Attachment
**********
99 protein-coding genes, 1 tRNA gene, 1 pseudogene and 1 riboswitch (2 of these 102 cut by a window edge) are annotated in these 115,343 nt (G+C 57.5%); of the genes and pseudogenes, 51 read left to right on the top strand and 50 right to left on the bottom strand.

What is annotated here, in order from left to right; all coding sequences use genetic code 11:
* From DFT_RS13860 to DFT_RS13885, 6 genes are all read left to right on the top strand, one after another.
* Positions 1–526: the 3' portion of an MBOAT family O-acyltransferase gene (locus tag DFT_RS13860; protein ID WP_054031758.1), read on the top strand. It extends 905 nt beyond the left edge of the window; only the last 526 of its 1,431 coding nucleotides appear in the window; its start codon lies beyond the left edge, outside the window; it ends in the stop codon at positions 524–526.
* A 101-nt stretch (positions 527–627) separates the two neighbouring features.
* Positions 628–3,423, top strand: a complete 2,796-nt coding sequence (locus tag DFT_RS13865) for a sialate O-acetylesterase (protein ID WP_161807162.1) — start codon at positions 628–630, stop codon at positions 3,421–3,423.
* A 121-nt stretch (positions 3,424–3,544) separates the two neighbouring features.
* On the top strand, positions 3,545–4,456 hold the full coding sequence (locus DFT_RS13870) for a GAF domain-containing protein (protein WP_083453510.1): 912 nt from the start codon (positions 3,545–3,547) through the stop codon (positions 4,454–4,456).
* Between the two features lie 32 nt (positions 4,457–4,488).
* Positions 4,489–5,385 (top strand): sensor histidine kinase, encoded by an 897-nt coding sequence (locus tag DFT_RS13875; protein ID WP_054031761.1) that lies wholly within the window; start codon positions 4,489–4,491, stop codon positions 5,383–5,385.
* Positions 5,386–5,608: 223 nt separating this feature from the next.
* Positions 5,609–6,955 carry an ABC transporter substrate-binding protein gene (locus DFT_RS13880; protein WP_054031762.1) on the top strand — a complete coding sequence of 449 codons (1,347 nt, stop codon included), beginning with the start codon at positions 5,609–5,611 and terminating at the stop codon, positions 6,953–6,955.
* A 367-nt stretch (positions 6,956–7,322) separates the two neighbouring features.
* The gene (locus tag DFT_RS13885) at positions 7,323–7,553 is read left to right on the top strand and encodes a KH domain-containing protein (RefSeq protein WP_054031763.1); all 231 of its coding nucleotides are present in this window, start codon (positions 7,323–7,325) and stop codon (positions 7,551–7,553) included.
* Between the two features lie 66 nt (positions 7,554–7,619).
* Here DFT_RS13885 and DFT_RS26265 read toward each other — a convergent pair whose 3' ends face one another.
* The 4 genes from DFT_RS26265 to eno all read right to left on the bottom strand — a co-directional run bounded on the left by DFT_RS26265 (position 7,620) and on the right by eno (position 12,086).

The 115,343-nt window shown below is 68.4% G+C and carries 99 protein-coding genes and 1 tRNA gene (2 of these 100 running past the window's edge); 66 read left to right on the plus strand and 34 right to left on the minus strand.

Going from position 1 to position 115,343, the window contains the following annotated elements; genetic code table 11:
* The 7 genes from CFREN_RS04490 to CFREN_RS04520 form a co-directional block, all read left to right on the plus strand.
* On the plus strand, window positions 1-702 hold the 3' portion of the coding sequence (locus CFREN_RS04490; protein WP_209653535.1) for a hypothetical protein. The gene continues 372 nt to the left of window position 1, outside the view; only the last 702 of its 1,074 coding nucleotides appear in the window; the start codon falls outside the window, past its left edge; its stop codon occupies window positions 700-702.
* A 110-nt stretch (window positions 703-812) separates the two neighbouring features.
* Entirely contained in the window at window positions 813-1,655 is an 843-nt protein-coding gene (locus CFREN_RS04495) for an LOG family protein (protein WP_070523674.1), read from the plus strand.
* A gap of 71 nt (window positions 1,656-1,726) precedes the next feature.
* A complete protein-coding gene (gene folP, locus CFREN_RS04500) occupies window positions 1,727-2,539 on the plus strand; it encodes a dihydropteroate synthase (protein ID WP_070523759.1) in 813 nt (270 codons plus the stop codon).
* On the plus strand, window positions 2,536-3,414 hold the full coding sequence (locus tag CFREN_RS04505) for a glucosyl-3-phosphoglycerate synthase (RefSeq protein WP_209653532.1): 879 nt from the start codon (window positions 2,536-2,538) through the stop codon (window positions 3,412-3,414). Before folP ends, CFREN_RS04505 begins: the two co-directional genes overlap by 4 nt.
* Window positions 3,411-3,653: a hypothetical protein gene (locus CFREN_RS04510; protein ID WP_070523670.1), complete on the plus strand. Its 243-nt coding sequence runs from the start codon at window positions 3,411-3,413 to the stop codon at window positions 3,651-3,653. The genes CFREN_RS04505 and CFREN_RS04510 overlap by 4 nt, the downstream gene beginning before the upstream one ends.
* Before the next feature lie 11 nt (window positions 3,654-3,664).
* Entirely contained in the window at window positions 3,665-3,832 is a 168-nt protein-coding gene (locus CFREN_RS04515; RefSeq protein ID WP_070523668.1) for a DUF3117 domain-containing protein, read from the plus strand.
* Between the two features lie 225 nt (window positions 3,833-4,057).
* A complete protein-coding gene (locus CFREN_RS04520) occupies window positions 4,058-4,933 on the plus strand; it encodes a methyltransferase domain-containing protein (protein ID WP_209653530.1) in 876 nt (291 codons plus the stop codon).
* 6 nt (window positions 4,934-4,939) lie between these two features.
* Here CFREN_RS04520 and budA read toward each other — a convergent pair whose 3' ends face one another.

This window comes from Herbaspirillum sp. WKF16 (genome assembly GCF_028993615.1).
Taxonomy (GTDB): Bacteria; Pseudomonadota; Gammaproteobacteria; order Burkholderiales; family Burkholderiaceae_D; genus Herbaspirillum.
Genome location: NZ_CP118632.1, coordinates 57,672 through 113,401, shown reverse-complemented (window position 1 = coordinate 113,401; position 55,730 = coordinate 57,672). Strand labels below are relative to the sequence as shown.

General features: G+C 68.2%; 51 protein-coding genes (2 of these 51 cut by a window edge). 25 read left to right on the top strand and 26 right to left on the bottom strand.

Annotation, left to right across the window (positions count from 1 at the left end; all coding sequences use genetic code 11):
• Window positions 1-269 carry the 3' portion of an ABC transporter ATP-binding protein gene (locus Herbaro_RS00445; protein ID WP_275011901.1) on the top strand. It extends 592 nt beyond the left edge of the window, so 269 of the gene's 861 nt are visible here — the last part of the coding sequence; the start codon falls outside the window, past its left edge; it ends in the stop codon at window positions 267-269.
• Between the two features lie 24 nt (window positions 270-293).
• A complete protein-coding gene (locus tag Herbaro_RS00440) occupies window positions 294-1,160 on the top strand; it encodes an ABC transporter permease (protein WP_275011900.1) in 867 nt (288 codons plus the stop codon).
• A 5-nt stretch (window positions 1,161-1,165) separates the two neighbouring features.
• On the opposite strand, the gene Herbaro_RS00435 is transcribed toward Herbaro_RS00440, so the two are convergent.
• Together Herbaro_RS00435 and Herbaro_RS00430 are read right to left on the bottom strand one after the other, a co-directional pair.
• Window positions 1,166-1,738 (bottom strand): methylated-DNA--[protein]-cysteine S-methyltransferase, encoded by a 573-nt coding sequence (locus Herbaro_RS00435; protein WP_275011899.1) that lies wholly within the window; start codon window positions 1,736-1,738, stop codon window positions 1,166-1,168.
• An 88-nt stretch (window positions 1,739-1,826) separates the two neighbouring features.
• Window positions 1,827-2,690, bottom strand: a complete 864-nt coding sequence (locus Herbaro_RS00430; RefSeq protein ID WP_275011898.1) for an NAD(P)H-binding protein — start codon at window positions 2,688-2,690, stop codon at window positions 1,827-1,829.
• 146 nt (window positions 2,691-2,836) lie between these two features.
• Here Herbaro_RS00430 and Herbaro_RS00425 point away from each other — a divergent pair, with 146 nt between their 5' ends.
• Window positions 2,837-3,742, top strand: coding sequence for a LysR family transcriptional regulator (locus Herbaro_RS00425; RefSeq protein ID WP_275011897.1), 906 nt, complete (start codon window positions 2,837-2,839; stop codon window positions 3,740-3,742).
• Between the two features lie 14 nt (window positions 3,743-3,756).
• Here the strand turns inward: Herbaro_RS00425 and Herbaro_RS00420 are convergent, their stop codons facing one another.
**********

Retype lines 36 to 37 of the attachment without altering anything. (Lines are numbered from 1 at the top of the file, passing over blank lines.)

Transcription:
Genome location: NZ_CP118632.1, coordinates 57,672 through 113,401, shown reverse-complemented (window position 1 = coordinate 113,401; position 55,730 = coordinate 57,672). Strand labels below are relative to the sequence as shown.

General features: G+C 68.2%; 51 protein-coding genes (2 of these 51 cut by a window edge). 25 read left to right on the top strand and 26 right to left on the bottom strand.